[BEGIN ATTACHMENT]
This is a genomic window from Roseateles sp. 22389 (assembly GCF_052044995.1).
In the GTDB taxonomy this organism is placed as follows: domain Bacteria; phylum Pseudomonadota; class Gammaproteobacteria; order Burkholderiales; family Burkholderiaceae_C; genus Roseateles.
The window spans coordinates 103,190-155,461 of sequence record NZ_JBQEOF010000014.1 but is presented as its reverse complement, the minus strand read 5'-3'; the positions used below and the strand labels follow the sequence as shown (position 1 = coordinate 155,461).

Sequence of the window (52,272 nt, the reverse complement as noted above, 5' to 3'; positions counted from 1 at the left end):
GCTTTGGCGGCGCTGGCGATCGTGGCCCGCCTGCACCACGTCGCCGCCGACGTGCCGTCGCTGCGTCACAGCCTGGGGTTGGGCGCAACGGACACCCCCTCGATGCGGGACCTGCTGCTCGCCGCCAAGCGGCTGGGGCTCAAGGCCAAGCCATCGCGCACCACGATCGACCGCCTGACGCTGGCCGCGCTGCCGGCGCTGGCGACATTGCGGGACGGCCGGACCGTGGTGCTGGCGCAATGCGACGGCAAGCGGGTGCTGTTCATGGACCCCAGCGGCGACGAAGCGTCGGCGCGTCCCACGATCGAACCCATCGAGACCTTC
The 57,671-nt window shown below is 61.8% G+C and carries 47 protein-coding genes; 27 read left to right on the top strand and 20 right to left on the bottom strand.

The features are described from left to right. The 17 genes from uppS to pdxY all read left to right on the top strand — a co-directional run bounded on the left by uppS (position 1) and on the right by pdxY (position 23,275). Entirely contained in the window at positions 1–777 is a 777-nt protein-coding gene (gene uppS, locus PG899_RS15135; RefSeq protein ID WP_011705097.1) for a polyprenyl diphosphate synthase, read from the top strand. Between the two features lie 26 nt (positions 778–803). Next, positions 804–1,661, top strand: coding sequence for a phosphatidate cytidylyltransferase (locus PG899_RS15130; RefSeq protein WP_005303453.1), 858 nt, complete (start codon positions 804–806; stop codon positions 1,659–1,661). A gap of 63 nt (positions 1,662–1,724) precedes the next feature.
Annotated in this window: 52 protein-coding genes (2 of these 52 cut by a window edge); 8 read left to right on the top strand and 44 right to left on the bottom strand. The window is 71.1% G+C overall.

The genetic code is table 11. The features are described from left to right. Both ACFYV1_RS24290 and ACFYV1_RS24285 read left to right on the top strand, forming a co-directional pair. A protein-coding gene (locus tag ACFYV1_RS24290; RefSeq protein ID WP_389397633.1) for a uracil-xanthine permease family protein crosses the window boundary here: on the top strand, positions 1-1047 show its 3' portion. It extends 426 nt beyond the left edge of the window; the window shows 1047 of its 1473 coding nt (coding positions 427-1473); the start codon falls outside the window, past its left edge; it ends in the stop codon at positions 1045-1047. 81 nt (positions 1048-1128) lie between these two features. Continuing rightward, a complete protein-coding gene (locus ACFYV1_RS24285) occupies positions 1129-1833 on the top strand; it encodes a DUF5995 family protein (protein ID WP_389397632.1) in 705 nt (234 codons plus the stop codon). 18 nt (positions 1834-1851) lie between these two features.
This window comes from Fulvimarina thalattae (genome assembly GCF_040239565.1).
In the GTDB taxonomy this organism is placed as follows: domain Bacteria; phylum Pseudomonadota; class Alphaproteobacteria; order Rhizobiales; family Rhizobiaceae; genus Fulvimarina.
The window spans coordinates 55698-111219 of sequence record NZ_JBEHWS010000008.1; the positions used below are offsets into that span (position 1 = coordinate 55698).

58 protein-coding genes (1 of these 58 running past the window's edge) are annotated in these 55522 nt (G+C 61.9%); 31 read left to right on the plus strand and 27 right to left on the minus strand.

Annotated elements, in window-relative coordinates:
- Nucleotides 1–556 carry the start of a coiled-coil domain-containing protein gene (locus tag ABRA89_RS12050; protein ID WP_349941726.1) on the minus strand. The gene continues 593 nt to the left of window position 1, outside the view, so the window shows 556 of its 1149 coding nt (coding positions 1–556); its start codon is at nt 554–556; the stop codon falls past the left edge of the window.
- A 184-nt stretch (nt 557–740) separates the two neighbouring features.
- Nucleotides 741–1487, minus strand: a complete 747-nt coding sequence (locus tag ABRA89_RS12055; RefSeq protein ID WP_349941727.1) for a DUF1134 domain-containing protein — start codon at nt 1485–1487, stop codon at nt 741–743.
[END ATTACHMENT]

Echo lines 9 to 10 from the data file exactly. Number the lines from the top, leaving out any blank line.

The genetic code is table 11. The features are described from left to right. Both ACFYV1_RS24290 and ACFYV1_RS24285 read left to right on the top strand, forming a co-directional pair. A protein-coding gene (locus tag ACFYV1_RS24290; RefSeq protein ID WP_389397633.1) for a uracil-xanthine permease family protein crosses the window boundary here: on the top strand, positions 1-1047 show its 3' portion. It extends 426 nt beyond the left edge of the window; the window shows 1047 of its 1473 coding nt (coding positions 427-1473); the start codon falls outside the window, past its left edge; it ends in the stop codon at positions 1045-1047. 81 nt (positions 1048-1128) lie between these two features. Continuing rightward, a complete protein-coding gene (locus ACFYV1_RS24285) occupies positions 1129-1833 on the top strand; it encodes a DUF5995 family protein (protein ID WP_389397632.1) in 705 nt (234 codons plus the stop codon). 18 nt (positions 1834-1851) lie between these two features.
This window comes from Fulvimarina thalattae (genome assembly GCF_040239565.1).